The Coffee — On a recent trip to Louisville with my wife, we visited a coffee shop recommended by our host. Sunergos Coffee was close to the place that we were staying in Germantown and the coffee did not disappoint. I branched out from my default Ethiopian roast and tried some “Kenya Kiambu” while there and bought a bag of “Colombia Chami Tio Conejo” to take home. Both did not disappoint. The Colombian roast was sweet. Notes of berry and pineapple shine through and I enjoyed drinking it with the warmer weather. The Kenyan roast was not as sweet but has a great flavor, the notes have a more citrus quality. I ended up ordering more of both and I will be keeping this roaster on hand to order more from.
The Theology — My wife and I are working through the book “No Mere Mortals” by Toby Sumpter with another couple. It has been a great read and has been an edifying book to read for all of us as newly married couples. The section of the book we are currently is diving deep into 1 Peter and the biblical roles attributable to husbands and wives. The most recent chapter discusses specifically: “Likewise, husbands, live with your wives in an understanding way, showing honor to the woman as the weaker vessel, since they are heirs with you of the grace of life, so that your prayers may not be hindered.” (1Peter 3:7). Sumpter has a lot of great things to say about this verse, as well as the whole section within 1 Peter 3, and I encourage the readers to check out the book and read it for themselves. However, I want to talk about “living” with your wife in an “understanding way”. Or, “dwelling” with your wife “in knowledge” in other translations of scripture (such as the King James Version).
Recently, my wife was was watching a show where couples were looking in to buying their “dream house”. In multiple instances, the husband made some remark about needing a “man cave”, a “space to get away”, “a private kingdom”. One even referred to the wet bar in the house as a room to get “dad fuel” for parenting. This rubbed me the wrong way, and then after reading and discussing this chapter of Sumpter’s book, I know why. Husband’s are called to live and dwell with their wives in knowledge and understanding. This certainly indicates a physical proximity, but it undoubtedly means something greater than that. We are called to be invested in our wives. To come home from work, school, etc. and spend time with them. We should ask questions about their day and about their lives to “grow in knowledge and understanding”. Sumpter stated that if our wives did not change at all, it would still take years and years to truly know “everything” about our wife. However, our wives are human and their interests, passions, and personalities change with age and life stages. It takes a lifetime of intentional effort to grow our knowledge. The urge to get away and escape to a “man cave” immediately upon getting home from work does not allow us to fulfill our duties as husbands and as fathers. We cannot dwell with knowledge and understanding with our wives, or children, if we are our avoiding our calling and subjugating it to a television, their friends, their school, their hobbies, etc. There is nothing wrong with having time to unwind and relax, going to hang out with friends, making time for hobbies, etc. but we cannot habitually use these things as a way to escape our calling. Even things that are honorable for husbands and fathers to invest time in, such as woodworking, exercise, and learning, can become sinful when they get in the way of us dwelling with our wife in knowledge. To dwell in knowledge with our wives is to reflect on these areas and make sure it has not become a stumbling block in our duty. This reflection should drive us to work hard in our vocation to glorify God, and then come home and joyfully spend time and grow with the one we are in marital covenant with.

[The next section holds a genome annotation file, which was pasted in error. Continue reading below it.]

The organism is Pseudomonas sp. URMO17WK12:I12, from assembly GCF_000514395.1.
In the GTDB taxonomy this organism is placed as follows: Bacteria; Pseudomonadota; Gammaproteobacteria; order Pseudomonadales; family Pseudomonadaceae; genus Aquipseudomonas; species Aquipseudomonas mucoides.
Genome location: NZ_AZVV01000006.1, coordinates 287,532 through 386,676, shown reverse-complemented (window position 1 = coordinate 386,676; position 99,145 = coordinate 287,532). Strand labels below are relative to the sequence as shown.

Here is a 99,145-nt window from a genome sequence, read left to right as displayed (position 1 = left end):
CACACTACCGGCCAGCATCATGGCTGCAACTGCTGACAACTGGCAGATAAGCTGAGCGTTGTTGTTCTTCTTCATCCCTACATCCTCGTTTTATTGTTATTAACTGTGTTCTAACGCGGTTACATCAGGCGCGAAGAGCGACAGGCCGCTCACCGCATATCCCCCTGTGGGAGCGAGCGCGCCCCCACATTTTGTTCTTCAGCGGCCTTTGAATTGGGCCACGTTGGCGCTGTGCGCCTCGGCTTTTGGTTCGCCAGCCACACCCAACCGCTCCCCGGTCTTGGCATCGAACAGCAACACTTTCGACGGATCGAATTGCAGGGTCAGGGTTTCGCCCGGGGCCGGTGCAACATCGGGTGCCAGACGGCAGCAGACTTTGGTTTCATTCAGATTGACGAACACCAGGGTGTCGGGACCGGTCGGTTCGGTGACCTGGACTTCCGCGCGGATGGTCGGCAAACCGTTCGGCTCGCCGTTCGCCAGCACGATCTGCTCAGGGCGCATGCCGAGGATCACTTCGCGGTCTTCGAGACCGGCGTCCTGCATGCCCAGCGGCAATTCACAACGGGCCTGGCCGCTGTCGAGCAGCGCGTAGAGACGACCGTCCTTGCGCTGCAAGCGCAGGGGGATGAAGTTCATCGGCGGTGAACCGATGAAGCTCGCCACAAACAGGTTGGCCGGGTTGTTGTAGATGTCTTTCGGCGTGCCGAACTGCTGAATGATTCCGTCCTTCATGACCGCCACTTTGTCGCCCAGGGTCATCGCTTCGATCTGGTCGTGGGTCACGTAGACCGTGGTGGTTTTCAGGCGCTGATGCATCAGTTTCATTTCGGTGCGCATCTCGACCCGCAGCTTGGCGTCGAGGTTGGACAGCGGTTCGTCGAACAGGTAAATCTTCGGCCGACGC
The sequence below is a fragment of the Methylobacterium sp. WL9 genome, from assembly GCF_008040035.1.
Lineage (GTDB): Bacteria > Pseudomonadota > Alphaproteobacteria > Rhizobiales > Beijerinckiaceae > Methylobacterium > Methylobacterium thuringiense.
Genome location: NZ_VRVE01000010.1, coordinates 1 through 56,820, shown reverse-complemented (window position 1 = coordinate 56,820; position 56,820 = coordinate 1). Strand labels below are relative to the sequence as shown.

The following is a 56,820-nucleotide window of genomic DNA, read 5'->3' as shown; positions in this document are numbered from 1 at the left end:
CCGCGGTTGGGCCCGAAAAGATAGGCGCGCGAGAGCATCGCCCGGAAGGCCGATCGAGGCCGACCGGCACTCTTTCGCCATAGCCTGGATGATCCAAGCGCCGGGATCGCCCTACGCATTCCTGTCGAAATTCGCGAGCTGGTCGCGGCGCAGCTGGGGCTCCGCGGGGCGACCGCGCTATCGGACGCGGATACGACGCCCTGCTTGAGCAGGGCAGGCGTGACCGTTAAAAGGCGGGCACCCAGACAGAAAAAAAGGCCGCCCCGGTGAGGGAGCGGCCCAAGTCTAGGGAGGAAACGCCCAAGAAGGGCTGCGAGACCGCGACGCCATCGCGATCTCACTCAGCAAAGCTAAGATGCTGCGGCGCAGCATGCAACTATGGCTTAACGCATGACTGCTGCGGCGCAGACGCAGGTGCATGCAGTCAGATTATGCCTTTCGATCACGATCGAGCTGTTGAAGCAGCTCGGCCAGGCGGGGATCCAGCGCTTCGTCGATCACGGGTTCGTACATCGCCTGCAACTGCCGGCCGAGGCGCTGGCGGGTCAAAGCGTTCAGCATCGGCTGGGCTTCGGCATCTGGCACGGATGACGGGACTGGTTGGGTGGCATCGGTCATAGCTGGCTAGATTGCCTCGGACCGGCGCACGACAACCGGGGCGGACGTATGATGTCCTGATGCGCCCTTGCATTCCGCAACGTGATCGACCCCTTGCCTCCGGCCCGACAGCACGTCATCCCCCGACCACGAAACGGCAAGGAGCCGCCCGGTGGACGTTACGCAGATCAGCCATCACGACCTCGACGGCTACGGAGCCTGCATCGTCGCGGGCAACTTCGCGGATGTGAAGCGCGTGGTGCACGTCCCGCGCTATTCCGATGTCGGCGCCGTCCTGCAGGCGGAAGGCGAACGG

All Scripture passages from ESV
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No mere mortals: marriage for people who will live forever
Sumpter – Canon Press – 2020